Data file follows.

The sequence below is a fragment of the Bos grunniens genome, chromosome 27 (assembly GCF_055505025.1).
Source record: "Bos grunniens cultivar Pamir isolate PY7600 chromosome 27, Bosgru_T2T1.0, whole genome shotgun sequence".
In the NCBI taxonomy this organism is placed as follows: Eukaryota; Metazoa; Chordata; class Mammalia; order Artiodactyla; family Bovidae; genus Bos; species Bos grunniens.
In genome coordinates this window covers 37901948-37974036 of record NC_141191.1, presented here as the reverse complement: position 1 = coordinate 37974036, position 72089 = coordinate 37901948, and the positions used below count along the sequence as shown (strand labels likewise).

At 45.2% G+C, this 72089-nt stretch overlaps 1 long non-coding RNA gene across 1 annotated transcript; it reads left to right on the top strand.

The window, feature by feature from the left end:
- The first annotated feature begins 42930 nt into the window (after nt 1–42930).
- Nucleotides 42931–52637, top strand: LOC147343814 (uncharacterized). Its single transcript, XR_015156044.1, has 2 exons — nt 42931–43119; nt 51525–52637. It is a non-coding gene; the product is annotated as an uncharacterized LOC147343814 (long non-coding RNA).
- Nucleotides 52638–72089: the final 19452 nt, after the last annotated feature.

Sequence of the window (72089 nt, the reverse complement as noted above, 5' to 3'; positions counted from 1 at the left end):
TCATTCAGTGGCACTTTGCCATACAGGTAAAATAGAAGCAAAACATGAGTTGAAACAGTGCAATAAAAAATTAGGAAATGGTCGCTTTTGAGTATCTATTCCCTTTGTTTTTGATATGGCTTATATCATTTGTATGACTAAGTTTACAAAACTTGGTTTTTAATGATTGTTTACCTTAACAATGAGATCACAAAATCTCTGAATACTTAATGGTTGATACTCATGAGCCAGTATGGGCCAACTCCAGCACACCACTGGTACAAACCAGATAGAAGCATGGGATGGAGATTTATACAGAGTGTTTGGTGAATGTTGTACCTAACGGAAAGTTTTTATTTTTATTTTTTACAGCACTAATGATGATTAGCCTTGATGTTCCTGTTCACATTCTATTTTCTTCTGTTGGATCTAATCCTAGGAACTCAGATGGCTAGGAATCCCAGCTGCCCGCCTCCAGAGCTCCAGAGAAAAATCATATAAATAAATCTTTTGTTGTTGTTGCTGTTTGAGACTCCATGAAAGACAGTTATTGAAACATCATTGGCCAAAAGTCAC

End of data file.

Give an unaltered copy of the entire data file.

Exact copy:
The sequence below is a fragment of the Bos grunniens genome, chromosome 27 (assembly GCF_055505025.1).
Source record: "Bos grunniens cultivar Pamir isolate PY7600 chromosome 27, Bosgru_T2T1.0, whole genome shotgun sequence".
In the NCBI taxonomy this organism is placed as follows: Eukaryota; Metazoa; Chordata; class Mammalia; order Artiodactyla; family Bovidae; genus Bos; species Bos grunniens.
In genome coordinates this window covers 37901948-37974036 of record NC_141191.1, presented here as the reverse complement: position 1 = coordinate 37974036, position 72089 = coordinate 37901948, and the positions used below count along the sequence as shown (strand labels likewise).

At 45.2% G+C, this 72089-nt stretch overlaps 1 long non-coding RNA gene across 1 annotated transcript; it reads left to right on the top strand.

The window, feature by feature from the left end:
- The first annotated feature begins 42930 nt into the window (after nt 1–42930).
- Nucleotides 42931–52637, top strand: LOC147343814 (uncharacterized). Its single transcript, XR_015156044.1, has 2 exons — nt 42931–43119; nt 51525–52637. It is a non-coding gene; the product is annotated as an uncharacterized LOC147343814 (long non-coding RNA).
- Nucleotides 52638–72089: the final 19452 nt, after the last annotated feature.

Sequence of the window (72089 nt, the reverse complement as noted above, 5' to 3'; positions counted from 1 at the left end):
TCATTCAGTGGCACTTTGCCATACAGGTAAAATAGAAGCAAAACATGAGTTGAAACAGTGCAATAAAAAATTAGGAAATGGTCGCTTTTGAGTATCTATTCCCTTTGTTTTTGATATGGCTTATATCATTTGTATGACTAAGTTTACAAAACTTGGTTTTTAATGATTGTTTACCTTAACAATGAGATCACAAAATCTCTGAATACTTAATGGTTGATACTCATGAGCCAGTATGGGCCAACTCCAGCACACCACTGGTACAAACCAGATAGAAGCATGGGATGGAGATTTATACAGAGTGTTTGGTGAATGTTGTACCTAACGGAAAGTTTTTATTTTTATTTTTTACAGCACTAATGATGATTAGCCTTGATGTTCCTGTTCACATTCTATTTTCTTCTGTTGGATCTAATCCTAGGAACTCAGATGGCTAGGAATCCCAGCTGCCCGCCTCCAGAGCTCCAGAGAAAAATCATATAAATAAATCTTTTGTTGTTGTTGCTGTTTGAGACTCCATGAAAGACAGTTATTGAAACATCATTGGCCAAAAGTCAC